Pete Fornols, who lived next door to the retired firefighter, testified in court how Rodriguez called him numerous times that evening, seething about a loud party down the block in their rural northeast Harris County neighborhood. Rodriguez eventually stopped by Fornols' house, "rambling on about the noise" coming from Kelly Danaher's place, Fornols testified.

Rodriguez seemed aggressive, the neighbor said. "His eyes were bulgy, and he was in a -- almost like a frantic state, like, you know, he was just about to pop."

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DuPont's Bad Safety Setup and Equipment Failure Led to Deaths

Categories: Spaced City


On Thursday, the Chemical Safety Board's top official testified before a U.S. Senate joint committee that the DuPont accident that killed four men at the La Porte plant in November was caused by equipment failure.

U.S. Chemical Safety Board Chairman Rafael Moure-Eraso explained in written testimony submitted to a joint committee -- the Senate Committee on Environment and Public Works and the Senate Committee on Health, Education, Labor, and Pensions -- what we know so far about what happened that day at DuPont. And what the Chemical Safety Board has found out about the setup at DuPont is by no means encouraging:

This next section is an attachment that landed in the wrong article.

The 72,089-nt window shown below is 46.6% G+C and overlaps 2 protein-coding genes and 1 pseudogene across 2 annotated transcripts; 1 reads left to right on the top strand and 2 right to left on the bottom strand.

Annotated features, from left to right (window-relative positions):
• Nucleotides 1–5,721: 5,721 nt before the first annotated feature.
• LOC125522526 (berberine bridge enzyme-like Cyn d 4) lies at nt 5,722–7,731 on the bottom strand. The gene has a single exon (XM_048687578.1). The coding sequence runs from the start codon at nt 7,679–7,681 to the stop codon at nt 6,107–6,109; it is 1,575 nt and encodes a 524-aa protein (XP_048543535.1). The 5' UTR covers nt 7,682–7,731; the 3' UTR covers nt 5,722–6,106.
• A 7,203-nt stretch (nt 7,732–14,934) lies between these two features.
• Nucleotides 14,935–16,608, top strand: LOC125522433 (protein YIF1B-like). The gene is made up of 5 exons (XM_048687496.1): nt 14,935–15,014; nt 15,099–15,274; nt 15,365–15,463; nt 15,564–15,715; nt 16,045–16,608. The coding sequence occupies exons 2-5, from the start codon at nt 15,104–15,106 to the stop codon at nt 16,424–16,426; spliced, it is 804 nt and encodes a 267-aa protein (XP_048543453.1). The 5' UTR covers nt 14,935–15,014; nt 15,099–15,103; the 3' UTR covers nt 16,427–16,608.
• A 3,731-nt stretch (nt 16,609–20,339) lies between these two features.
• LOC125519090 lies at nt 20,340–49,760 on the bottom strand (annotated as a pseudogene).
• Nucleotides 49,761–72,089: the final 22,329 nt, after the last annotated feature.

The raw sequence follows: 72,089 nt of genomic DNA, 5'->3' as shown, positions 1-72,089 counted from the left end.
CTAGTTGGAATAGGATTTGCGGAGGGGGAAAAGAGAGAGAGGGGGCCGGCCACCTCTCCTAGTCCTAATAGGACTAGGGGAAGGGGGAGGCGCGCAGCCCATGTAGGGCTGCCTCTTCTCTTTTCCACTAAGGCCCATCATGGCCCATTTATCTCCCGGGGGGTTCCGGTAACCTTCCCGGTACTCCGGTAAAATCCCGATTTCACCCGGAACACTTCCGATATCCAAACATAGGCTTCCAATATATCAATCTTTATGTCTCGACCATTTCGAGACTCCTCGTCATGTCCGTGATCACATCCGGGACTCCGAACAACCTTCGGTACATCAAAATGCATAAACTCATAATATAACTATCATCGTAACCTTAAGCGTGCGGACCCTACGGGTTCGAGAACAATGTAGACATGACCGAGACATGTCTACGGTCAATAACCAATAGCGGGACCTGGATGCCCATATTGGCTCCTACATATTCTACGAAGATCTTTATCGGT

"On November 15, 2014, there was a release of methyl mercaptan, a highly toxic and volatile liquid, which DuPont itself has estimated at 23,000 pounds - a very significant quantity. Odors of the chemical were reportedly discernible many miles from the plant. Four workers - including operators and would-be rescuers - perished inside the methomyl-production building where the release originated."